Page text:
What now marks West Virginia State’s presence in downtown Charleston is a building that has gone through a lot since it opened its doors in 1912. The Plaza Theatre was the home of high-class vaudeville entertainment and novel attractions in Charleston. It did not last long though, for after only seven years since it opened, it was sold to the United Theatre Enterprise in 1919.
The building was remodeled and redecorated, taking two years until it opened again in 1921 as the Capitol Theater. The theatre was installed with a Wurlitzer pipe organ, a projection room and a 30-foot electrical sign and marquee extending over the sidewalk. It opened with much fanfare on the 26h of December, attended by Governor Ephraim Morgan. The renovated theatre was primed to show silent movies and vaudeville. During its opening, it entertained the audience with a newsreel, a comic short and a Rupert Hughes film, “The Old Nest.”
The theatre suffered a fire in 1923, and though its facade wasn’t badly affected, the roof of the auditorium collapsed. The owners of the theater was quick to have the building rebuilt, this time having the theatre wired for sound, as the time of the “talkies” came to peak. With stiff competition in the area, and the decline of interest for live stage shows, the theater was slowly closing in on its demise. Befor closing in 1982, the Capitol Theatre screened it last major movie, “Star Wars.”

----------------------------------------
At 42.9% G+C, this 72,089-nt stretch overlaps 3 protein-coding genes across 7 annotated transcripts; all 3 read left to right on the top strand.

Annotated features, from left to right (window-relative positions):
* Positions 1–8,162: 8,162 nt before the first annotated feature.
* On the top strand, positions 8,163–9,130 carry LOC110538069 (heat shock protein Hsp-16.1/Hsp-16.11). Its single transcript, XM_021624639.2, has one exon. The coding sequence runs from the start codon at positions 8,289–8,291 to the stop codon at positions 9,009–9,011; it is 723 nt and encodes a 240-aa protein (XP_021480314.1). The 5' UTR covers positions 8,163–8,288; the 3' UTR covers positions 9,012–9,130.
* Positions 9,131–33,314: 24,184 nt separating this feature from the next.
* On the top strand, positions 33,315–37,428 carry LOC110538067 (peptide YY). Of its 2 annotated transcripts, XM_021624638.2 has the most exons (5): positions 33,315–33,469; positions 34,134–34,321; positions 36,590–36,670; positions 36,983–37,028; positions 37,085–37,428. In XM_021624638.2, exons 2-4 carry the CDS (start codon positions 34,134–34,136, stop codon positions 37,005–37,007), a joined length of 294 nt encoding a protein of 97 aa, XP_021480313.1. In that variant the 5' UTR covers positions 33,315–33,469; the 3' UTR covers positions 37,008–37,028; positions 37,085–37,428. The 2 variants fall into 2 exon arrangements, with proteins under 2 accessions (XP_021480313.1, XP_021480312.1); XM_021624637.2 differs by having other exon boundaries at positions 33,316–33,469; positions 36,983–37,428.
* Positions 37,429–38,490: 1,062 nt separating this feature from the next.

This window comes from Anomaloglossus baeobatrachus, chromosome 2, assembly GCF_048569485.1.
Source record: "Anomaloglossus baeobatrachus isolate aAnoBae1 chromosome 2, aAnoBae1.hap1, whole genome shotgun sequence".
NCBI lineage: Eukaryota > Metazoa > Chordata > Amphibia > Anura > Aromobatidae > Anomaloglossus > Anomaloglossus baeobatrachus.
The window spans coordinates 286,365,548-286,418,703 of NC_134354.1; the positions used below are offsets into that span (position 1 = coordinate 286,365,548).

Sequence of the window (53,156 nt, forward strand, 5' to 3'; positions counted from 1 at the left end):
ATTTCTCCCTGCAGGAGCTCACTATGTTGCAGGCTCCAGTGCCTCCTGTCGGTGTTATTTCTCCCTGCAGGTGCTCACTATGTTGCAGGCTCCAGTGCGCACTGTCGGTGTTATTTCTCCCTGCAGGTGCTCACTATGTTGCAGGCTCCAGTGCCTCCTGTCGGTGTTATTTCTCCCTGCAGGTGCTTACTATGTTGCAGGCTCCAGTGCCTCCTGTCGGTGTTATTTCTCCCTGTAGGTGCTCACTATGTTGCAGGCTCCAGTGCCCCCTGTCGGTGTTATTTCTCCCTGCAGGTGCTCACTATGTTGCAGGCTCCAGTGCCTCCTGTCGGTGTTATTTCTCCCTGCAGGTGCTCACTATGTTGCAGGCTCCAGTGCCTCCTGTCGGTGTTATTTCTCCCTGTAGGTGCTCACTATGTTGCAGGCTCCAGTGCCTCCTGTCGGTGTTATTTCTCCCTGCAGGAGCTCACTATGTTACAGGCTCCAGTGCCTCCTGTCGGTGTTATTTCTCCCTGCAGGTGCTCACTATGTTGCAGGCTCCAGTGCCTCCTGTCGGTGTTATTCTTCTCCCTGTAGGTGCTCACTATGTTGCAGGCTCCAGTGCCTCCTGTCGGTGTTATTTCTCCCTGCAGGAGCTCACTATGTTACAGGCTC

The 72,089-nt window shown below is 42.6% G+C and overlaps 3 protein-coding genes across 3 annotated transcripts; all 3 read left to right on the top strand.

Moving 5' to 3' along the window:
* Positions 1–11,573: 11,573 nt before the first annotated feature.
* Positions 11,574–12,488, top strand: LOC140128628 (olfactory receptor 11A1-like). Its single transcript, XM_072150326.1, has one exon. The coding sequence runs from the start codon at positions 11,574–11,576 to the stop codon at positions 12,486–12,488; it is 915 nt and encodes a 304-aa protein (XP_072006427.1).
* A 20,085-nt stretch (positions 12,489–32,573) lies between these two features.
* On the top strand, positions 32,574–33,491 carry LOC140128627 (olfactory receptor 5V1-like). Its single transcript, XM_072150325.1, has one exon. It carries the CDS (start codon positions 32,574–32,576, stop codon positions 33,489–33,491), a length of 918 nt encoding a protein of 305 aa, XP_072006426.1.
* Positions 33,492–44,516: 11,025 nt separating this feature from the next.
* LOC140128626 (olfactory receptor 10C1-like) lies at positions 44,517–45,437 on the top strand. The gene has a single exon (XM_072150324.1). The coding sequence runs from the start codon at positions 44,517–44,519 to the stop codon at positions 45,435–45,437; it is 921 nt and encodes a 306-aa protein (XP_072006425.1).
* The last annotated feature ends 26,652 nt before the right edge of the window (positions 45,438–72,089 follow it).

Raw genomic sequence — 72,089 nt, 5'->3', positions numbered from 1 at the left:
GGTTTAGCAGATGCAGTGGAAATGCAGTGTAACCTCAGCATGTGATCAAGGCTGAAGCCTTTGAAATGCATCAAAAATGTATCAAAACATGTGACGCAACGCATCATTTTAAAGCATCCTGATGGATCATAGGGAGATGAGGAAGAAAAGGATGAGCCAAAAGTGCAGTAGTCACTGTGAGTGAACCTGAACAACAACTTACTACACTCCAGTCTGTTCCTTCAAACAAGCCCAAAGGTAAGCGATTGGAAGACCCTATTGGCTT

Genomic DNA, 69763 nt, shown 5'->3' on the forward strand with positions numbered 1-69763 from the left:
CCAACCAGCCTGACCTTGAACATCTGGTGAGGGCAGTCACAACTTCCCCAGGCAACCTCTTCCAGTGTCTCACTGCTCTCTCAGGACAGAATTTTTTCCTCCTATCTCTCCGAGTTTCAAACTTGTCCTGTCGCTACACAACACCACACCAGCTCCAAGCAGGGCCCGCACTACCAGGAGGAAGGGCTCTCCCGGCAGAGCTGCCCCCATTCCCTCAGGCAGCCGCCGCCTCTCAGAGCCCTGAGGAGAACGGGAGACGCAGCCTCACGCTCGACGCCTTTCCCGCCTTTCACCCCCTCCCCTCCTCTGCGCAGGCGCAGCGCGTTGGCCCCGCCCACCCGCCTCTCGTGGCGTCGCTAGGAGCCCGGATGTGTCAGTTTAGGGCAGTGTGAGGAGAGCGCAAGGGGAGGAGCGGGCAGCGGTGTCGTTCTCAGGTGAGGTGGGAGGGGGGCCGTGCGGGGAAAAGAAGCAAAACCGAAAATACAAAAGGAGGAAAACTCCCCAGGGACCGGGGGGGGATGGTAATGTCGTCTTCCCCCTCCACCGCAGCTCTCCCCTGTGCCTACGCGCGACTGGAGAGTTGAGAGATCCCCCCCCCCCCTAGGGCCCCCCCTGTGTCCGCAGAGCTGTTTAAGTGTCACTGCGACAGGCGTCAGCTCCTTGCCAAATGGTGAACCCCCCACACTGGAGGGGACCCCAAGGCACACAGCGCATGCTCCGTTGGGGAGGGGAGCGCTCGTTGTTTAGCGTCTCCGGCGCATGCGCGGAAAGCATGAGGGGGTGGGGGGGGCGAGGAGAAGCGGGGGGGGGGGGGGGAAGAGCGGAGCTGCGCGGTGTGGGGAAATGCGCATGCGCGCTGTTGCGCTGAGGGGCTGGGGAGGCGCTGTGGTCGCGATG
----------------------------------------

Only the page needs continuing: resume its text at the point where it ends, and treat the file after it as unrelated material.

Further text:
It opened again in 1985 as the Capitol Plaza Theater, with a goal to develop the property as a community performing arts center. A key component in the redevelopment plan of the Charleston Urban Renewal Authority, the Capitol Theater was included in the National Register of Historic Places.
Unfortunately, despite all these, the Capitol Theatre still struggled with financial problems, and was set to close its doors permanently in 1991. However, it was rescued, thanks to the efforts of the Charleston Renaissance Corporation and the West Virginia State College, who took over the building. The debt of the building was forgiven, and in 1991, the State college formally took over through its foundation. Today, it now serves as an educational and cultural facility for the University and the community. The building is now fitted with five classrooms and a computer lab for class and workshop purposes. It retained the 800-seat theatre, which is an ideal venue for stage plays, musical and other stage performances. The WV State University Capitol Center also plays host to the West Virginia International Film Festival, which shows a variety of artistic films that doesn’t screen in other Charleston theaters.
West Virginia State Capitol Center Theatre
123 Summers Street
Charleston, WV 25301
Phone: (304) 342-6522
Fax: (304) 766-5718